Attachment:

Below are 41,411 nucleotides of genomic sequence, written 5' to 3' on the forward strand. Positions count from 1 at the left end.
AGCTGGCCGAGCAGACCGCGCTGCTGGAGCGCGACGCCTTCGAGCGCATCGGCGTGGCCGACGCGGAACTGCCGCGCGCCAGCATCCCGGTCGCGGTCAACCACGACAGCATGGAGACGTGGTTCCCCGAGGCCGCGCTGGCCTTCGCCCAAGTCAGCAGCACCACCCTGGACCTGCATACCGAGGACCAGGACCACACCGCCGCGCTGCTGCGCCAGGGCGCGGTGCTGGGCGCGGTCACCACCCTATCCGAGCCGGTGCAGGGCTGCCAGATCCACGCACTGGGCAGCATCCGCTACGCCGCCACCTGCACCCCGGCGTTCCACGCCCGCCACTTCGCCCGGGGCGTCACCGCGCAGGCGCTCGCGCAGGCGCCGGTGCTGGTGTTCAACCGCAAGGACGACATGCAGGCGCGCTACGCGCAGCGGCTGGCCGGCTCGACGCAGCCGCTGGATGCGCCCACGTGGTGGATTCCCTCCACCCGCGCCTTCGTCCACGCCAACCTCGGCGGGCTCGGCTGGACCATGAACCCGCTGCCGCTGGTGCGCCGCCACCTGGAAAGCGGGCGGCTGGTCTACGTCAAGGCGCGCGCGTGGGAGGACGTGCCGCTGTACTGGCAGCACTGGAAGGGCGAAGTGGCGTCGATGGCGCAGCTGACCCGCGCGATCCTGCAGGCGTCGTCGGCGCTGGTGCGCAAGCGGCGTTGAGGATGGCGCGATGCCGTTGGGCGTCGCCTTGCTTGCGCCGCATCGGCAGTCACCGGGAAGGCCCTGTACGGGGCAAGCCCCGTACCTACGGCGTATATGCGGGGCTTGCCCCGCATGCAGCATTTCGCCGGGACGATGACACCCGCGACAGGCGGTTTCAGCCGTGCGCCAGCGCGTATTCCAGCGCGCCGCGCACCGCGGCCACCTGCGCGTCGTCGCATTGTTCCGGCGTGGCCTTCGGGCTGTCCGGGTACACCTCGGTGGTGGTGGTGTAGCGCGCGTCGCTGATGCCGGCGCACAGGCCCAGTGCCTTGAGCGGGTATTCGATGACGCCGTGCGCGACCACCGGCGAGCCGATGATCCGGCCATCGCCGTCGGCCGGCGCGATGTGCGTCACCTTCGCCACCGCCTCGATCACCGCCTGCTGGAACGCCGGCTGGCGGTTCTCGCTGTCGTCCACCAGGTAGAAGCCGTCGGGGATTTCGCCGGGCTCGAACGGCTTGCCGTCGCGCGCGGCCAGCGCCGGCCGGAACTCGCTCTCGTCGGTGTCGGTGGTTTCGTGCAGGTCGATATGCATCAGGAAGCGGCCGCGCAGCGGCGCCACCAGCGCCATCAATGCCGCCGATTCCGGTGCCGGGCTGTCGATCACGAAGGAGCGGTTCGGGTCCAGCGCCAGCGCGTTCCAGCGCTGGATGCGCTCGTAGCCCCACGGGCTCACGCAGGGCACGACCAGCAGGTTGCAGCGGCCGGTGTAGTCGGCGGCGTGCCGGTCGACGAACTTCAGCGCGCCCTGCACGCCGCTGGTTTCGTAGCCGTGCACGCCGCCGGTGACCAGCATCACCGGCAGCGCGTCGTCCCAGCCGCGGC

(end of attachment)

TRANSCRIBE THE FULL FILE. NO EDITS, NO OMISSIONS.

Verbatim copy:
Below are 41,411 nucleotides of genomic sequence, written 5' to 3' on the forward strand. Positions count from 1 at the left end.
AGCTGGCCGAGCAGACCGCGCTGCTGGAGCGCGACGCCTTCGAGCGCATCGGCGTGGCCGACGCGGAACTGCCGCGCGCCAGCATCCCGGTCGCGGTCAACCACGACAGCATGGAGACGTGGTTCCCCGAGGCCGCGCTGGCCTTCGCCCAAGTCAGCAGCACCACCCTGGACCTGCATACCGAGGACCAGGACCACACCGCCGCGCTGCTGCGCCAGGGCGCGGTGCTGGGCGCGGTCACCACCCTATCCGAGCCGGTGCAGGGCTGCCAGATCCACGCACTGGGCAGCATCCGCTACGCCGCCACCTGCACCCCGGCGTTCCACGCCCGCCACTTCGCCCGGGGCGTCACCGCGCAGGCGCTCGCGCAGGCGCCGGTGCTGGTGTTCAACCGCAAGGACGACATGCAGGCGCGCTACGCGCAGCGGCTGGCCGGCTCGACGCAGCCGCTGGATGCGCCCACGTGGTGGATTCCCTCCACCCGCGCCTTCGTCCACGCCAACCTCGGCGGGCTCGGCTGGACCATGAACCCGCTGCCGCTGGTGCGCCGCCACCTGGAAAGCGGGCGGCTGGTCTACGTCAAGGCGCGCGCGTGGGAGGACGTGCCGCTGTACTGGCAGCACTGGAAGGGCGAAGTGGCGTCGATGGCGCAGCTGACCCGCGCGATCCTGCAGGCGTCGTCGGCGCTGGTGCGCAAGCGGCGTTGAGGATGGCGCGATGCCGTTGGGCGTCGCCTTGCTTGCGCCGCATCGGCAGTCACCGGGAAGGCCCTGTACGGGGCAAGCCCCGTACCTACGGCGTATATGCGGGGCTTGCCCCGCATGCAGCATTTCGCCGGGACGATGACACCCGCGACAGGCGGTTTCAGCCGTGCGCCAGCGCGTATTCCAGCGCGCCGCGCACCGCGGCCACCTGCGCGTCGTCGCATTGTTCCGGCGTGGCCTTCGGGCTGTCCGGGTACACCTCGGTGGTGGTGGTGTAGCGCGCGTCGCTGATGCCGGCGCACAGGCCCAGTGCCTTGAGCGGGTATTCGATGACGCCGTGCGCGACCACCGGCGAGCCGATGATCCGGCCATCGCCGTCGGCCGGCGCGATGTGCGTCACCTTCGCCACCGCCTCGATCACCGCCTGCTGGAACGCCGGCTGGCGGTTCTCGCTGTCGTCCACCAGGTAGAAGCCGTCGGGGATTTCGCCGGGCTCGAACGGCTTGCCGTCGCGCGCGGCCAGCGCCGGCCGGAACTCGCTCTCGTCGGTGTCGGTGGTTTCGTGCAGGTCGATATGCATCAGGAAGCGGCCGCGCAGCGGCGCCACCAGCGCCATCAATGCCGCCGATTCCGGTGCCGGGCTGTCGATCACGAAGGAGCGGTTCGGGTCCAGCGCCAGCGCGTTCCAGCGCTGGATGCGCTCGTAGCCCCACGGGCTCACGCAGGGCACGACCAGCAGGTTGCAGCGGCCGGTGTAGTCGGCGGCGTGCCGGTCGACGAACTTCAGCGCGCCCTGCACGCCGCTGGTTTCGTAGCCGTGCACGCCGCCGGTGACCAGCATCACCGGCAGCGCGTCGTCCCAGCCGCGGC